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Katluv's Message:

Hi! I have taught 4th grade for 28 years and I love that age. My son will graduate tomorrow and is being offered a 7/8th grade ELA/social studies job in my district for next year. He student taught in 2nd and has always dreamed of teaching younger kids but he REALLY wants a job and will take this to get his foot in the door.

So, whatís it really like to teach middle schoolers? I coached girls 25 years ago in basketball but kids are way different now!

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Discussion Review (newest messages first)
GeeGra 06-13-2020 06:17 PM

Middle school aged children arenít very hard to understand. I have always went with the saying be the person you needed when you were that age. They need stability, structure, but also freedom and time to express themselves. Students want to be heard and not fussed at all they time. They have enough stress on them with friends, bodies changing, sports, and grades. Get to know and understand your students, set your rules and expectations on the first day.

Ima Teacher 05-09-2020 11:05 AM

They are a complex mixture of young adult and child.

Hormones are out of control, and they don't know how to deal with all of the physical and emotional changes. They want you to treat them like adults, but they also want you to baby them. You can have an adult conversation with them, and they have a great sense of humor developing. They will also pick their nose and fart.

They smell bad most of the time. This happens in spite of their hygiene habits.

They will, however, do just about anything for you if they think that you truly care for them.

You cannot have a thin skin and teach middle school. They have no filter, and they will say pretty much whatever forms in their head. Don't take it personally. They need routine and a structure. So much of their world is upside down at that age that they really need something stable.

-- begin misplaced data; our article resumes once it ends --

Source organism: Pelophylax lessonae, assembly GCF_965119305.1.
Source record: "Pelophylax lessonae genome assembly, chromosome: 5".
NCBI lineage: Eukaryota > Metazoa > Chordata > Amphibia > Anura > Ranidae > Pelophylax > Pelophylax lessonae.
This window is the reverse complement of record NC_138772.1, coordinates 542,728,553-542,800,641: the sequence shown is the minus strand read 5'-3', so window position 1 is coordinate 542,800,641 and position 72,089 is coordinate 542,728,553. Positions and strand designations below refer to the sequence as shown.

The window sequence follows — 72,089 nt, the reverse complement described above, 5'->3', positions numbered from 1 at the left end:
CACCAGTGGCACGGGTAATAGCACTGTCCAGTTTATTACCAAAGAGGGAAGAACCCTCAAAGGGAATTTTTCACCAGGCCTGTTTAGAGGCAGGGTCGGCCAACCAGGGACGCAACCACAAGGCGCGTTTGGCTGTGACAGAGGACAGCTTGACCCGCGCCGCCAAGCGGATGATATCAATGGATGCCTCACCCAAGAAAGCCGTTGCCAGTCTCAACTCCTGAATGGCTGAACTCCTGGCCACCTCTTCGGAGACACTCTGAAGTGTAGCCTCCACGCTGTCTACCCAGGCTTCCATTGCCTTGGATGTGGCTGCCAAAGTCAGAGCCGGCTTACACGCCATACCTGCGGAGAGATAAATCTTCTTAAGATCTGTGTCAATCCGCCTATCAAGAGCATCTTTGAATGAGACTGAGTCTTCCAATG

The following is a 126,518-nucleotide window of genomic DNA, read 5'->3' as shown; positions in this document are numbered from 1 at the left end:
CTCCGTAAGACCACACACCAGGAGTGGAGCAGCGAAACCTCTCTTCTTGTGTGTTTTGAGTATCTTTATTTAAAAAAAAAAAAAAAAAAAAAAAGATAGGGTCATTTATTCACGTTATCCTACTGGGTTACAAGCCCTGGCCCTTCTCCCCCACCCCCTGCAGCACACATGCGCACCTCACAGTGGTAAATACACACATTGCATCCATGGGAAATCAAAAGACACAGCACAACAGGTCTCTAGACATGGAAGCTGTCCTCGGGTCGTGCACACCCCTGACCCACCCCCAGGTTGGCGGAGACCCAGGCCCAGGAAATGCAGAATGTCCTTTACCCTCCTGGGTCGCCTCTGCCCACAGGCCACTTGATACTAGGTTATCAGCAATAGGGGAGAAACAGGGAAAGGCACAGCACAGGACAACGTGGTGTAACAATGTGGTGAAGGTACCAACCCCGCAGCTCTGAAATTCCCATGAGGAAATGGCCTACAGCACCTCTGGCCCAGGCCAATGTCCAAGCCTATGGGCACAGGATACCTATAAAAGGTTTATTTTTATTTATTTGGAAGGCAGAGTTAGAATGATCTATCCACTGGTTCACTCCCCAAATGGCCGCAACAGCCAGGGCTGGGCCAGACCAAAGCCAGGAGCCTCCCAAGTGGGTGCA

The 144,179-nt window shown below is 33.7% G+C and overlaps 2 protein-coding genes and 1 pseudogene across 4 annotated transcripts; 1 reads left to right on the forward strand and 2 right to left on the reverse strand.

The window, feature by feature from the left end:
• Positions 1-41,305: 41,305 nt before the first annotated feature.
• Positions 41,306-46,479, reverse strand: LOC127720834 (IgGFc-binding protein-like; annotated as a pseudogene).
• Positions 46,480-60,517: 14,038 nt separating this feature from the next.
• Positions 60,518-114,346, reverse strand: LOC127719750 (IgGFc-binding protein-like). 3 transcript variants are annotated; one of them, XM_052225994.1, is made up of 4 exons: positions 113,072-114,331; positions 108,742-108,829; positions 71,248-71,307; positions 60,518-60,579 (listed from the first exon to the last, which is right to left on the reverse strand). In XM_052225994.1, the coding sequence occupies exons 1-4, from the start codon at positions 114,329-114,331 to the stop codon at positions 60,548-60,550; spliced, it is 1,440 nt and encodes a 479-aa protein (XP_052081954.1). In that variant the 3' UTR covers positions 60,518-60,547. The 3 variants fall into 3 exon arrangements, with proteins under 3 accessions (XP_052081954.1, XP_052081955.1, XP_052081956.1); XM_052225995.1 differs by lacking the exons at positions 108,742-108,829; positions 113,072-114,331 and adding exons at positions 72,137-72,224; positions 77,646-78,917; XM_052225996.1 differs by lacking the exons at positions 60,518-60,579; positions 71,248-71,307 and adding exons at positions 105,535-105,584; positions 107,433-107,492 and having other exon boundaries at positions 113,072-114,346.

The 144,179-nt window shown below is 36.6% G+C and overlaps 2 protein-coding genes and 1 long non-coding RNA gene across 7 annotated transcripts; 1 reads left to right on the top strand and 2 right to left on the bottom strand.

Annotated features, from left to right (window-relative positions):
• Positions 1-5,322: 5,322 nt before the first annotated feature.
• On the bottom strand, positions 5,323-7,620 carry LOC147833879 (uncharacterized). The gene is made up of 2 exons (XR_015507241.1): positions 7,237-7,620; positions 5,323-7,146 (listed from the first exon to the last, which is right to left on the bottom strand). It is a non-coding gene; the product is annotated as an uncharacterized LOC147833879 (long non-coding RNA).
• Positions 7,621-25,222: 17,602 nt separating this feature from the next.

I've taught both high school and middle school. At high school level it was more about the content, and at the middle school it's more about the behavior and the emotional needs of the kids.

LuvMyRatties 05-09-2020 08:20 AM

Everything YouthCantKnow said is very true. The one thing I learned from one of the other teachers I work with is to build relationships with the kids. Best advice I was ever given.

They want to know you care and when they do, they usually do their best for you. It's not about being their friend. It's about listening to them or noticing what's going on with them. Letting them know you are there for them.

Even though they would never admit it, they like structure and routine. It makes them feel safe. Yes, they will push your buttons, but you learn to ignore a lot of the nonsense. When you can't, you let them know that they are stepping over a boundary and there could be consequence.

I've had many student teachers and college students observe in my room, the one thing I tell them is that it doesn't matter how well-versed in your subject you are...if you can't manage your classroom, you won't be teaching them anything.

Youthcantknow 05-09-2020 04:36 AM

Despite their bad rep, some of us actually like teaching that age. Some positives:

They can be fiercely loyal to teachers and adults in their life that they like. Treat them with respect and they'll do the same.
They just want to 'save face' in front of their peers. You earn their respect by not embarrassing them or others.
Most with special needs have been identified by middle school, which is nice when you think about how hard it can be to document and get help for students in the early grades.
Many have good hearts and want to save the world. They know about the problems our society faces and they are eager to make a difference.
Some of them actually like to sit around and chat with their teachers. They'll share an awful lot if you listen!

The other side:
Many of them aren't motivated to please the teacher like younger children are.
The attitude is real. Let it go unless it's disruptive or blatantly disrespectful.
Some of them are dealing with a lot of pressure to be great academics and/or athletes. Teachers need to know when to lay off the pressure for these kids.
Some parents have given up on their kids by middle school. They don't want to hear about attention, work ethic, etc. anymore after years of similar reports by other teachers. Teachers have to get creative to reach those kids.


I hope your son enjoys his new position!

Katluv 05-08-2020 05:16 PM

Hi! I have taught 4th grade for 28 years and I love that age. My son will graduate tomorrow and is being offered a 7/8th grade ELA/social studies job in my district for next year. He student taught in 2nd and has always dreamed of teaching younger kids but he REALLY wants a job and will take this to get his foot in the door.

So, whatís it really like to teach middle schoolers? I coached girls 25 years ago in basketball but kids are way different now!




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